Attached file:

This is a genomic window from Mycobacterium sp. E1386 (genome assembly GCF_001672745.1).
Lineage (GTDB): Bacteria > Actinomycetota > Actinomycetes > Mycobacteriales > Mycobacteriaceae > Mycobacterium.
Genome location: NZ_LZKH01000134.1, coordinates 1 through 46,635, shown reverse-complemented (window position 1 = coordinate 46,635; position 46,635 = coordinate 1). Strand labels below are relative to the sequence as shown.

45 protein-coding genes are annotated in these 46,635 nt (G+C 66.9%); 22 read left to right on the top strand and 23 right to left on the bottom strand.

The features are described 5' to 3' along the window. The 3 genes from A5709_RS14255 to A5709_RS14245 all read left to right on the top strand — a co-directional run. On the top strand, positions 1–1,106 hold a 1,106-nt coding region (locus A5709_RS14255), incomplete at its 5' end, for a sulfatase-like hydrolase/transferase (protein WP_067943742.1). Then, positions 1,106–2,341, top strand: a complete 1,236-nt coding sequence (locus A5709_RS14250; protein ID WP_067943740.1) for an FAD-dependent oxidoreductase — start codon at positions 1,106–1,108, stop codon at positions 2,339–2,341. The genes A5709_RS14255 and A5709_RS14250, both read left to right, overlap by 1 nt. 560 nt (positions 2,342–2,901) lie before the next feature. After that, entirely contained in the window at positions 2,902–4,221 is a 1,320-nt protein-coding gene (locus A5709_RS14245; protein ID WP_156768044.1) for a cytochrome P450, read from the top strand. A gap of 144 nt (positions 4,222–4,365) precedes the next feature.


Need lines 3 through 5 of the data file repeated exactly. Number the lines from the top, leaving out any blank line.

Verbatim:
Genome location: NZ_LZKH01000134.1, coordinates 1 through 46,635, shown reverse-complemented (window position 1 = coordinate 46,635; position 46,635 = coordinate 1). Strand labels below are relative to the sequence as shown.

45 protein-coding genes are annotated in these 46,635 nt (G+C 66.9%); 22 read left to right on the top strand and 23 right to left on the bottom strand.

The features are described 5' to 3' along the window. The 3 genes from A5709_RS14255 to A5709_RS14245 all read left to right on the top strand — a co-directional run. On the top strand, positions 1–1,106 hold a 1,106-nt coding region (locus A5709_RS14255), incomplete at its 5' end, for a sulfatase-like hydrolase/transferase (protein WP_067943742.1). Then, positions 1,106–2,341, top strand: a complete 1,236-nt coding sequence (locus A5709_RS14250; protein ID WP_067943740.1) for an FAD-dependent oxidoreductase — start codon at positions 1,106–1,108, stop codon at positions 2,339–2,341. The genes A5709_RS14255 and A5709_RS14250, both read left to right, overlap by 1 nt. 560 nt (positions 2,342–2,901) lie before the next feature. After that, entirely contained in the window at positions 2,902–4,221 is a 1,320-nt protein-coding gene (locus A5709_RS14245; protein ID WP_156768044.1) for a cytochrome P450, read from the top strand. A gap of 144 nt (positions 4,222–4,365) precedes the next feature.